Iola Brubeck, who helped propel her husband, pianist Dave Brubeck, to jazz stardom in the 1950s by suggesting that he perform on college campuses and who wrote lyrics for many of his compositions, died March 12 at her home in Wilton, Conn. She was 90.
She had cancer, her son Chris Brubeck said.
In the 1950s and early 1960s, Dave Brubeck was the biggest star in jazz, with bestselling records, concerts around the world and an innovative way of bringing international rhythms into jazz.
None of that would have been possible, he was the first to admit, without the contributions of his wife, who was his first manager and his emotional anchor for the 70 years they were married.
In the early 1950s, when Mrs. Brubeck was managing her husband’s career, she suggested that his quartet, featuring saxophonist Paul Desmond, present concerts on college campuses.
“I sat down and wrote to every college up and down the West Coast that I thought was within driving distance of where we lived in San Francisco and offered our services,” she said in 2008 webcast from the Library of Congress.
The idea caught on and launched her husband’s career in earnest. The landmark 1953 album “Jazz at Oberlin,” from a performance at the college in Ohio, led to a series of similar recordings and helped propel Brubeck to stardom.
In 1958, Mrs. Brubeck accompanied her husband on a State Department-sponsored tour of Eastern Europe, marking the first time that jazz musicians had been used as semiofficial emissaries of the United States behind the Iron Curtain.
He introduced musical elements that he learned during those travels into his music, and his career continued to blossom. His quartet’s 1959 recording of “Take Five” became the top-selling jazz record of all time.
Through nearly all of it, Mrs. Brubeck stayed at home in Connecticut, raising their six children and acting as her husband’s anchor.
“There is absolutely no way,” Chris Brubeck said Tuesday in an interview, “Dave Brubeck would have become, quote unquote, Dave Brubeck, if it weren’t for my mom’s involvement and support.”
Iola Marie Whitlock was born Aug. 14, 1923, in Corning, Calif., and grew up throughout Northern California, where her father was a forest ranger. She was valedictorian of her high school class in Shasta, Calif., before enrolling at what is now the University of the Pacific in Stockton, Calif.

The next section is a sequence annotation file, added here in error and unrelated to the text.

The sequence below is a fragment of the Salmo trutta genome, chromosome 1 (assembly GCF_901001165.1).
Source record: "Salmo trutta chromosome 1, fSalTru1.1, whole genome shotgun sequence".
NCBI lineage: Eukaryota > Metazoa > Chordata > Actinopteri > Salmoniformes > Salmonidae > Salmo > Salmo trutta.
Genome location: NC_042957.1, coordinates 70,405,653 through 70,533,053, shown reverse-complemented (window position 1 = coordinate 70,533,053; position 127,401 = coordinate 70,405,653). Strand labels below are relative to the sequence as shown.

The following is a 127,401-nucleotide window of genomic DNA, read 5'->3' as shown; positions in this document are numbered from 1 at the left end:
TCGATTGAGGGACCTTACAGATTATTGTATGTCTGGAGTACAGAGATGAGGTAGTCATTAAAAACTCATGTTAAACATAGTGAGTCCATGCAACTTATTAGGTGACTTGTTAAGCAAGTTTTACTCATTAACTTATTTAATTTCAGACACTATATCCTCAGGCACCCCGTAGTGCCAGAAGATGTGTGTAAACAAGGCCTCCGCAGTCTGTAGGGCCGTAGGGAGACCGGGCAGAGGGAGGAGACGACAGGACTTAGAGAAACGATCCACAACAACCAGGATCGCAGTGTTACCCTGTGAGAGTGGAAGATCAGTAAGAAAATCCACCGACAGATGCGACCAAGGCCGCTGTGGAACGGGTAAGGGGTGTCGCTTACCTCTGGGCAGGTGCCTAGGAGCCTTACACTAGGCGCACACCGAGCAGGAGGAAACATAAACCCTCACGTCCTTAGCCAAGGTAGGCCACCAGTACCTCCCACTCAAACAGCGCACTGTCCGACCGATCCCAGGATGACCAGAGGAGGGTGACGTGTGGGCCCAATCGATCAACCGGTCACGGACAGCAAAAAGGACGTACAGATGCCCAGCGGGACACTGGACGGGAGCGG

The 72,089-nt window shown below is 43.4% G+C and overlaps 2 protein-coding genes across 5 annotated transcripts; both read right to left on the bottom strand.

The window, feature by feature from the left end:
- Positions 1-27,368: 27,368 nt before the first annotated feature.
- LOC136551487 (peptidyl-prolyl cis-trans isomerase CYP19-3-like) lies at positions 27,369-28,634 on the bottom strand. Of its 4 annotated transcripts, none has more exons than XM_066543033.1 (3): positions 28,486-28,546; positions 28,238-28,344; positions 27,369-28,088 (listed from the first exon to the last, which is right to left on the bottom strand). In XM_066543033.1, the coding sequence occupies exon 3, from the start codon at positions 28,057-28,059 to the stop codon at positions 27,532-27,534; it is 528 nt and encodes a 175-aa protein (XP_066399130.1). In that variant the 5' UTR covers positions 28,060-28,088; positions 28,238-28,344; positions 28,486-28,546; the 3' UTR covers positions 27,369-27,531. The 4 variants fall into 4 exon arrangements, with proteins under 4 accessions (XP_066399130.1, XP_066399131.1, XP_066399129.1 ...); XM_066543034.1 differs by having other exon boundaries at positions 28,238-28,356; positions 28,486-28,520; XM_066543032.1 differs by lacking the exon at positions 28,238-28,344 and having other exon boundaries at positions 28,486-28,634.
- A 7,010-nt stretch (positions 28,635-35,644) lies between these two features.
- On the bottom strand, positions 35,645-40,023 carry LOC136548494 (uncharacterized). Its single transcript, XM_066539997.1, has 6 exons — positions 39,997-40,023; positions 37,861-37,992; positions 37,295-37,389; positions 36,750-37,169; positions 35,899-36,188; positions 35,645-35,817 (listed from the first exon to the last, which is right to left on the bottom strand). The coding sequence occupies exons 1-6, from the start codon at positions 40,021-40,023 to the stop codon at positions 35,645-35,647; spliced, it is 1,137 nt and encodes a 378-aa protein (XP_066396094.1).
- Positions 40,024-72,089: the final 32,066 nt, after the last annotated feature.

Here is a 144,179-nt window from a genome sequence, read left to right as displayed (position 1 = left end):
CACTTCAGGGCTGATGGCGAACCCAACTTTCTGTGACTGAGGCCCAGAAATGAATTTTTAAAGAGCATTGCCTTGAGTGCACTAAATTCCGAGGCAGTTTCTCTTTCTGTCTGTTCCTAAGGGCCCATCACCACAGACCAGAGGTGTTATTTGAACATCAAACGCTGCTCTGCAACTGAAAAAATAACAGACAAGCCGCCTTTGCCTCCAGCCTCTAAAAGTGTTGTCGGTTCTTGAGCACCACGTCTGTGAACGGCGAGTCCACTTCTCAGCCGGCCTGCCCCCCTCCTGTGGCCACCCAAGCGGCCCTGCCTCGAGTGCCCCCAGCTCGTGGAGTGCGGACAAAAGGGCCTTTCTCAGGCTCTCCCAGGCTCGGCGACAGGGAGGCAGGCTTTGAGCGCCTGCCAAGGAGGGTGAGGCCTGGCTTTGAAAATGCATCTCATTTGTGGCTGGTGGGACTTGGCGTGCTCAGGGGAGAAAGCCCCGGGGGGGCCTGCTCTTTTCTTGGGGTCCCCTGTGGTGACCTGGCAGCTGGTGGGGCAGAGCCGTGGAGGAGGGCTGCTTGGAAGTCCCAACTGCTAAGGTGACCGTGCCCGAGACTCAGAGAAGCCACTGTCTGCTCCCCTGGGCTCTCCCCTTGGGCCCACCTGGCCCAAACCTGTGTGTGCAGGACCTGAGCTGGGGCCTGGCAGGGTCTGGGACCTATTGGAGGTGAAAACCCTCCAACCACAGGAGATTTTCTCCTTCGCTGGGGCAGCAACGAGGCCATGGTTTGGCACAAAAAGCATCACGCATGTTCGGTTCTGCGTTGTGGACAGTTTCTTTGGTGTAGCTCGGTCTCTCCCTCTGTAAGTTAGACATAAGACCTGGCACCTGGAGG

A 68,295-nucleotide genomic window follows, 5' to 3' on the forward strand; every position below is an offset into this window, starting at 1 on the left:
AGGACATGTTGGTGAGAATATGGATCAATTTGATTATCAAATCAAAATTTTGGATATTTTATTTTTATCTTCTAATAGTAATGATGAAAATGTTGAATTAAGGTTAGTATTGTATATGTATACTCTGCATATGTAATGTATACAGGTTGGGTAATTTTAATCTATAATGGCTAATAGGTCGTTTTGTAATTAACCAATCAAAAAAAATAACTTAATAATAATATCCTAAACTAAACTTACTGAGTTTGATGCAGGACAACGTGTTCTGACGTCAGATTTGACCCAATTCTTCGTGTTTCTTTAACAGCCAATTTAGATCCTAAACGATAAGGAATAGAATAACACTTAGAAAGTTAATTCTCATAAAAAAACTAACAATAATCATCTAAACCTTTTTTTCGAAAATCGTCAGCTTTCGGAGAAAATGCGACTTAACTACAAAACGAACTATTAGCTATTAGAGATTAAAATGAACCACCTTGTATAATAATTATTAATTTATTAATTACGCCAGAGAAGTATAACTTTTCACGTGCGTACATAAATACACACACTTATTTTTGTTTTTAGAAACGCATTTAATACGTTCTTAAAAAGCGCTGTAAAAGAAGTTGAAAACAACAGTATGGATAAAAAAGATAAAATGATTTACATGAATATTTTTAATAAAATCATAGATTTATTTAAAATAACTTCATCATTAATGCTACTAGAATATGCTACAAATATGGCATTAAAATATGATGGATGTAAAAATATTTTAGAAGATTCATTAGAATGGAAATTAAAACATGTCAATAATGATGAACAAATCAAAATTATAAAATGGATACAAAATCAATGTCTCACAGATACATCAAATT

A plaque in the university’s concert hall marks the spot where she and Dave Brubeck first met in 1941. He proposed that night and they were married a year later.
Mrs. Brubeck completed her bachelor’s degree in 1945, when her husband was in the Army in Europe during World War II. Afterward, he struggled to make a name for himself in the postwar jazz scene of Northern California.
“We lived in a corrugated tin one-room shack with no windows,” Dave Brubeck said in 2008 interview with The Washington Post. “We were so broke, God almighty.”
They bought dented cans of food at discount stores and bathed their children in streams to save money in the days before the college concerts became a nationwide phenomenon.
In 1950, Mrs. Brubeck helped her husband teach one of the country’s first courses in jazz appreciation at the University of California at Berkeley and began to write lyrics for some of her husband’s tunes, including “In Your Own Sweet Way,” “Strange Meadow Lark,” “Summer Song” and his large-scale religious and choral works.
Jazz star Louis Armstrong recorded “The Real Ambassadors,” a musical written by the husband-and-wife team, in the early 1960s. The musical is scheduled to have its New York premiere at Jazz at Lincoln Center next month.
Dave Brubeck, who received the Kennedy Center Honors in 2009, continued to perform with his quartet until shortly before his death on Dec. 5, 2012, one day before his 92nd birthday.
A son, Michael Brubeck, died in 2009. Survivors include five children, Catherine Yaghsizian of Wallingford, Conn., Darius Brubeck of London, Chris Brubeck of Wilton, Dan Brubeck of Vancouver, Canada, and Matthew Brubeck of Toronto; 10 grandchildren; and six great-grandchildren.
In later years, Mrs. Brubeck accompanied her husband on his concert tours and waited in the wings during every performance. Decades earlier, she captured the life of the itinerant musician in the road-weary lyrics of one of her husband’s tunes, “Travelin’ Blues,” first recorded in 1961 by singer Carmen McRae:
“I check into a hotel /And then forget its name /Yes, I could ask, but oh well /Aren’t all hotels just the same?”